Snapchat CEO Evan Spiegel's hands are shaking as he points to his iPhone.

He's unmistakably nervous, and not in a sweaty, early-Mark Zuckerberg kind of way. There must be a lot on his mind as the young CEO of a company bounding toward a $1 billion valuation — a company that has changed the course of being a teenager in the year 2013. Spiegel brushes off Snapchat’s latest bragging right: the service sees 350 million snaps sent per day. He seems anxious, as if he's about to interview for a job or deliver a commencement speech to his graduating class.

Instead, he tells me about Stories, his team’s latest invention: a rolling compilation of snaps from the last 24 hours that your friends can see. You create your Story as you go about your day by tapping "My Story" above the friends you want to send a snap to. Or, you can tap a new shortcut button in the app's camera screen to instantly post a snap to your Story. But unlike conventional snaps, Stories don't disappear in a puff of ephemeral smoke after you've watched them. You can watch a friend’s (or your own) Story over and over.

Each Story is the sum of all the snaps you’ve added over the last 24 hours, which means its size is always fluctuating. What doesn’t change is that every piece of the Story is less than a day old, so viewing one might be the fastest way to see what a friend's been up to. Snapchat may not look much like Facebook, but with Stories, the company is taking its first steps toward competing with Facebook’s most important product: News Feed.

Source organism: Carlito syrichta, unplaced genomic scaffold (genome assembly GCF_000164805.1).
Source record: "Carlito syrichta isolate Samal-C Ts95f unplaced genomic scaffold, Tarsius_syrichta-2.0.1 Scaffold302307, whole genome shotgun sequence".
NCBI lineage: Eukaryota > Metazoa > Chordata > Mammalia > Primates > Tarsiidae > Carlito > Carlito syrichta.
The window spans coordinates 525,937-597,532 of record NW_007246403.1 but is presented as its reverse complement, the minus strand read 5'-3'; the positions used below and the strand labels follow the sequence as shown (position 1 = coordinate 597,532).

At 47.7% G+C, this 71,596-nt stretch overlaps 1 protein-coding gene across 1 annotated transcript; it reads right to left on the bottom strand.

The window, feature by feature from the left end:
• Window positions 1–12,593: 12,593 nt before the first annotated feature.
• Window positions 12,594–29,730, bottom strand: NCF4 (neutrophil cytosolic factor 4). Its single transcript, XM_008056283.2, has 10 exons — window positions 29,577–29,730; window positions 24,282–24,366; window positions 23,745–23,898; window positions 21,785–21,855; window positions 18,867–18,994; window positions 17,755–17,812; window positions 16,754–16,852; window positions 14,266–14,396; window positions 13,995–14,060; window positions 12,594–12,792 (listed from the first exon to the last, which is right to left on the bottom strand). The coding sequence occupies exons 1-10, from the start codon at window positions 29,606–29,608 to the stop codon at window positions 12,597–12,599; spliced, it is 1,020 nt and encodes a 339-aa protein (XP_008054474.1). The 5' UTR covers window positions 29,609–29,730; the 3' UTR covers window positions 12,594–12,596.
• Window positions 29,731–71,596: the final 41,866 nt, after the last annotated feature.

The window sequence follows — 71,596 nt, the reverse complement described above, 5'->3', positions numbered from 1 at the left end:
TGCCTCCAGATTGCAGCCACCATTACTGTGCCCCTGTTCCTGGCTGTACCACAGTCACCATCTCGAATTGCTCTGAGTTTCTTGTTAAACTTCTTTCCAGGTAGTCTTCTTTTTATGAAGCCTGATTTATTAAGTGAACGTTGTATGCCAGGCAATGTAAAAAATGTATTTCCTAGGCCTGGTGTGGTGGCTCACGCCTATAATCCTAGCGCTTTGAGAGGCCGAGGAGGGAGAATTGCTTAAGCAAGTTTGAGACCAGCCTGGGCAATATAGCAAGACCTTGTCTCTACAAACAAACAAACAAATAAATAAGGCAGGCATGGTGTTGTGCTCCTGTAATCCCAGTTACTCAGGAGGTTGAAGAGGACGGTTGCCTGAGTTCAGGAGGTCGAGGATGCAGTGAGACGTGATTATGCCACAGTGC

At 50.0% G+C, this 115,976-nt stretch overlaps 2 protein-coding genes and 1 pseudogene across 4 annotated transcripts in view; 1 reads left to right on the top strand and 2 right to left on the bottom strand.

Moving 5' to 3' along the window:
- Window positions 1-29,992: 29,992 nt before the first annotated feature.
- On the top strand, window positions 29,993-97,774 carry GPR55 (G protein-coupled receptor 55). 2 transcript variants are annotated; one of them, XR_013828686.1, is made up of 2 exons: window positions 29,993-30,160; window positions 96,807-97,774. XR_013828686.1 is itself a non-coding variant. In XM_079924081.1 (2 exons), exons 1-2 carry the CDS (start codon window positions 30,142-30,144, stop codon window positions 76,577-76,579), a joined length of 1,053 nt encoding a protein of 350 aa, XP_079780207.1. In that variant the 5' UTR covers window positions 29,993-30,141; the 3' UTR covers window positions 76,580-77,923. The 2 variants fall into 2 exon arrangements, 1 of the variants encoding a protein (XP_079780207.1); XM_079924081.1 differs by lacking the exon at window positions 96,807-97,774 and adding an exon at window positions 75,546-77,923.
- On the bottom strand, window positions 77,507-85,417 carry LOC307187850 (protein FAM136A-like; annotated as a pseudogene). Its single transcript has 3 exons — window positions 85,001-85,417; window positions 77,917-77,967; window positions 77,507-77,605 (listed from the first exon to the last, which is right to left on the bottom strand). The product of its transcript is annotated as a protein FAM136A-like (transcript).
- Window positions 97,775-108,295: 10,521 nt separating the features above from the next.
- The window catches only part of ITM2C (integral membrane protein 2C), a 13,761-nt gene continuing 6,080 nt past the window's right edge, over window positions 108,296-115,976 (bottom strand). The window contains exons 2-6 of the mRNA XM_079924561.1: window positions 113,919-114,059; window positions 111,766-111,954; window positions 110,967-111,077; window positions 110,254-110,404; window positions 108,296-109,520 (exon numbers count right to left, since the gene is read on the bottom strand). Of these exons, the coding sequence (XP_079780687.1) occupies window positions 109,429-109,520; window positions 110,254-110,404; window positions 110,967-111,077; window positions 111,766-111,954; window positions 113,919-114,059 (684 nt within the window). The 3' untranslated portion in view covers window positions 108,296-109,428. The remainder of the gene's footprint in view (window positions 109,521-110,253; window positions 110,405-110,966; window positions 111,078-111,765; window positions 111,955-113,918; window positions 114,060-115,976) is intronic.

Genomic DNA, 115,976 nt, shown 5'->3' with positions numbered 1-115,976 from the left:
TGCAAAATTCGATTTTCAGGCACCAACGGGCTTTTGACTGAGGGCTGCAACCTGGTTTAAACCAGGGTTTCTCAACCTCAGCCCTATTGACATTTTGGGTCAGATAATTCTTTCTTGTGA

Behind Stories is a deep understanding, or perhaps loathing, of the way social apps work today. Spiegel claims to have no special knowledge of the way we work as social organisms aside from what he learned as a college student, but has thus far proven himself and his colleagues to be surprisingly thoughtful about our hidden social behaviors and desires. Stories is the next big piece of how Snapchat thinks social media should work, and everybody’s watching. No wonder Spiegel’s a little nervous.